Iran stopped work on its nuclear weapons program in 2003, a US National Intelligence Estimate revealed today. The report, which represents the consensus of America’s 16 spy agencies, contradicts a 2005 report that concluded Tehran was working toward building a bomb, the New York Times reports. The new assessment expresses hope that some combination of pressure and incentives could persuade Tehran to continue the halt.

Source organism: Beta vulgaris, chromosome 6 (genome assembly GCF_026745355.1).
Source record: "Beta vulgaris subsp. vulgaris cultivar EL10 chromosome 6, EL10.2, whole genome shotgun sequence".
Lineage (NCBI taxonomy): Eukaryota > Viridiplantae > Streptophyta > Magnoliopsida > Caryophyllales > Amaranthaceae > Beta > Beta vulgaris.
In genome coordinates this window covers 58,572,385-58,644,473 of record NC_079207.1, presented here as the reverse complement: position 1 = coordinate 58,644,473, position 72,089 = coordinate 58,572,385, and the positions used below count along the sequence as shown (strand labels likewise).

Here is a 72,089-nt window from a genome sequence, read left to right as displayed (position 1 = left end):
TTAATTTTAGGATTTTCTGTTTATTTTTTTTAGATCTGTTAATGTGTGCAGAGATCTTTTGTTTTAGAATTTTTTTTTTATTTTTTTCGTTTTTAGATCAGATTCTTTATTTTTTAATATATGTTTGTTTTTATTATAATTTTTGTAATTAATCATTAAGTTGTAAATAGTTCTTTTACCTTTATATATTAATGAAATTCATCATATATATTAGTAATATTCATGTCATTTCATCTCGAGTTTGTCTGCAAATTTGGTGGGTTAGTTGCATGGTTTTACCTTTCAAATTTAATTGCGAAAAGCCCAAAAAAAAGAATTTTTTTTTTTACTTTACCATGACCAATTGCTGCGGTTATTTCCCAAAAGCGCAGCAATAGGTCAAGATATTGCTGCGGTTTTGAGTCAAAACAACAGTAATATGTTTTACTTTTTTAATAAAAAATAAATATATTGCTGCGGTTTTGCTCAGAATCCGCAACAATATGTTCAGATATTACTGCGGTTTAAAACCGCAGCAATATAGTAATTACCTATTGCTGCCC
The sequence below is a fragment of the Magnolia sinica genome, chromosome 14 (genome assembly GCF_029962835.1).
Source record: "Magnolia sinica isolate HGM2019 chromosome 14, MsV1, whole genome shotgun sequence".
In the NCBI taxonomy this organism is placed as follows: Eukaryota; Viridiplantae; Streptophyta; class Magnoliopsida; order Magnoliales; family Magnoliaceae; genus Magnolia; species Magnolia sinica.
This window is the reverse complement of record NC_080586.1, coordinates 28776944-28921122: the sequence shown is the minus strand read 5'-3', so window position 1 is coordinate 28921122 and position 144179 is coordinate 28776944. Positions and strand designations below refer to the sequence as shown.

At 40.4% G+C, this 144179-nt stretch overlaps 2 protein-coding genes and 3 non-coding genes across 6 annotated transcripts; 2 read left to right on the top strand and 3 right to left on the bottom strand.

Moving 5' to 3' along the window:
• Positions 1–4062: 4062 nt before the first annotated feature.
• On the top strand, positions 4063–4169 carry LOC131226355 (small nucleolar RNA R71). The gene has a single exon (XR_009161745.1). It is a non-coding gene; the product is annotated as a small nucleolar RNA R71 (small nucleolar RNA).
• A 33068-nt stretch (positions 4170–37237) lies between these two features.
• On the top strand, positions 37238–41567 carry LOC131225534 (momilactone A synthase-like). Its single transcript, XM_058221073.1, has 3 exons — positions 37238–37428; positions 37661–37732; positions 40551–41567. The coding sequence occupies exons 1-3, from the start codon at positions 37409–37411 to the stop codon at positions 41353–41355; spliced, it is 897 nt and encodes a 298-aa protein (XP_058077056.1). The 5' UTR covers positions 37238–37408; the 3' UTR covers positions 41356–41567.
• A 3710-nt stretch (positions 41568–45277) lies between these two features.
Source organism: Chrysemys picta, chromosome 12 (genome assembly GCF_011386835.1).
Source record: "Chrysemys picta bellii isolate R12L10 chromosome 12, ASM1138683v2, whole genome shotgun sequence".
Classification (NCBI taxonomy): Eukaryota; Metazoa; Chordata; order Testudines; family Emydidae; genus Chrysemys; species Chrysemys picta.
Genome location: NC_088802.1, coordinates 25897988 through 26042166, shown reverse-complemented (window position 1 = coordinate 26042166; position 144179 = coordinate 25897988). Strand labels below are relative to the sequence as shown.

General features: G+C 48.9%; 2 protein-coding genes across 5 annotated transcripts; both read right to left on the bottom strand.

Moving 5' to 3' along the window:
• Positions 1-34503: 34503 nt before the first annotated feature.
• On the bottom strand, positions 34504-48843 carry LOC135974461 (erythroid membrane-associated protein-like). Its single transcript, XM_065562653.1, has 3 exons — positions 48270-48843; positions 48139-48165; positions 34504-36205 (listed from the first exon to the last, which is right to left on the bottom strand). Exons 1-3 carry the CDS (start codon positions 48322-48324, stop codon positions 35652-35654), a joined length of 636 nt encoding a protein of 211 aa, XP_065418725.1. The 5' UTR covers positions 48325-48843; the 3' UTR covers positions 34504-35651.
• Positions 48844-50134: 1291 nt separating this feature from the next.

Iran may still intend to restart the program, but its decisions have been “guided by a cost-benefit approach rather than a rush to a weapon,” the report says. If the regime did restart enrichment work, producing a nuclear bomb would take at least 2 years, and more likely 6. The NIE's public release, an intelligence official said, was meant “to ensure that an accurate presentation is available.”